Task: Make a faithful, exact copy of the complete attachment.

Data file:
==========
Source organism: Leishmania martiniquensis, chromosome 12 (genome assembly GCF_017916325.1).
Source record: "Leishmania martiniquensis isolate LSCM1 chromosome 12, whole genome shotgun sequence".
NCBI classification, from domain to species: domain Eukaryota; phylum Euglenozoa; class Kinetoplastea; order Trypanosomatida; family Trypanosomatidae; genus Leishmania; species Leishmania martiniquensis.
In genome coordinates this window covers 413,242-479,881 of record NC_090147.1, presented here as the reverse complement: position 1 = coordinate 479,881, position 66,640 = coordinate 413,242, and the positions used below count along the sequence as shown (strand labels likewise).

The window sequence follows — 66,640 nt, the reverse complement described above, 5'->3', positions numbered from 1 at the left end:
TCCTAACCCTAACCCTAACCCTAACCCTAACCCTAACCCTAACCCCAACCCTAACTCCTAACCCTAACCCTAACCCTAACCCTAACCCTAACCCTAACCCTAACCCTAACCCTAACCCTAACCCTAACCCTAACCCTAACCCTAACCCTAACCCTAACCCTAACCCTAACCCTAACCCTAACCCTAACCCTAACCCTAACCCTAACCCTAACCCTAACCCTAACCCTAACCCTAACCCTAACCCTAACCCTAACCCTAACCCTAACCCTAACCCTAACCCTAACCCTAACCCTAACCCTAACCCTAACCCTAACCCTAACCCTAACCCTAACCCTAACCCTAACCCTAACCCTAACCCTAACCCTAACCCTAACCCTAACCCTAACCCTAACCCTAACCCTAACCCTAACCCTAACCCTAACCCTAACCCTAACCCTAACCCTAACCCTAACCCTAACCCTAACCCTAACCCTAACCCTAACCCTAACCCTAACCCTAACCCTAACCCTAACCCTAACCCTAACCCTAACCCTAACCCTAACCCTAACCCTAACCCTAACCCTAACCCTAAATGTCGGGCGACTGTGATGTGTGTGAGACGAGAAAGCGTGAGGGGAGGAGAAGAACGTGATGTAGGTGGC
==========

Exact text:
Source organism: Leishmania martiniquensis, chromosome 12 (genome assembly GCF_017916325.1).
Source record: "Leishmania martiniquensis isolate LSCM1 chromosome 12, whole genome shotgun sequence".
NCBI classification, from domain to species: domain Eukaryota; phylum Euglenozoa; class Kinetoplastea; order Trypanosomatida; family Trypanosomatidae; genus Leishmania; species Leishmania martiniquensis.
In genome coordinates this window covers 413,242-479,881 of record NC_090147.1, presented here as the reverse complement: position 1 = coordinate 479,881, position 66,640 = coordinate 413,242, and the positions used below count along the sequence as shown (strand labels likewise).

The window sequence follows — 66,640 nt, the reverse complement described above, 5'->3', positions numbered from 1 at the left end:
TCCTAACCCTAACCCTAACCCTAACCCTAACCCTAACCCTAACCCCAACCCTAACTCCTAACCCTAACCCTAACCCTAACCCTAACCCTAACCCTAACCCTAACCCTAACCCTAACCCTAACCCTAACCCTAACCCTAACCCTAACCCTAACCCTAACCCTAACCCTAACCCTAACCCTAACCCTAACCCTAACCCTAACCCTAACCCTAACCCTAACCCTAACCCTAACCCTAACCCTAACCCTAACCCTAACCCTAACCCTAACCCTAACCCTAACCCTAACCCTAACCCTAACCCTAACCCTAACCCTAACCCTAACCCTAACCCTAACCCTAACCCTAACCCTAACCCTAACCCTAACCCTAACCCTAACCCTAACCCTAACCCTAACCCTAACCCTAACCCTAACCCTAACCCTAACCCTAACCCTAACCCTAACCCTAACCCTAACCCTAACCCTAACCCTAACCCTAACCCTAACCCTAACCCTAACCCTAACCCTAACCCTAACCCTAACCCTAACCCTAACCCTAACCCTAACCCTAACCCTAACCCTAACCCTAACCCTAAATGTCGGGCGACTGTGATGTGTGTGAGACGAGAAAGCGTGAGGGGAGGAGAAGAACGTGATGTAGGTGGC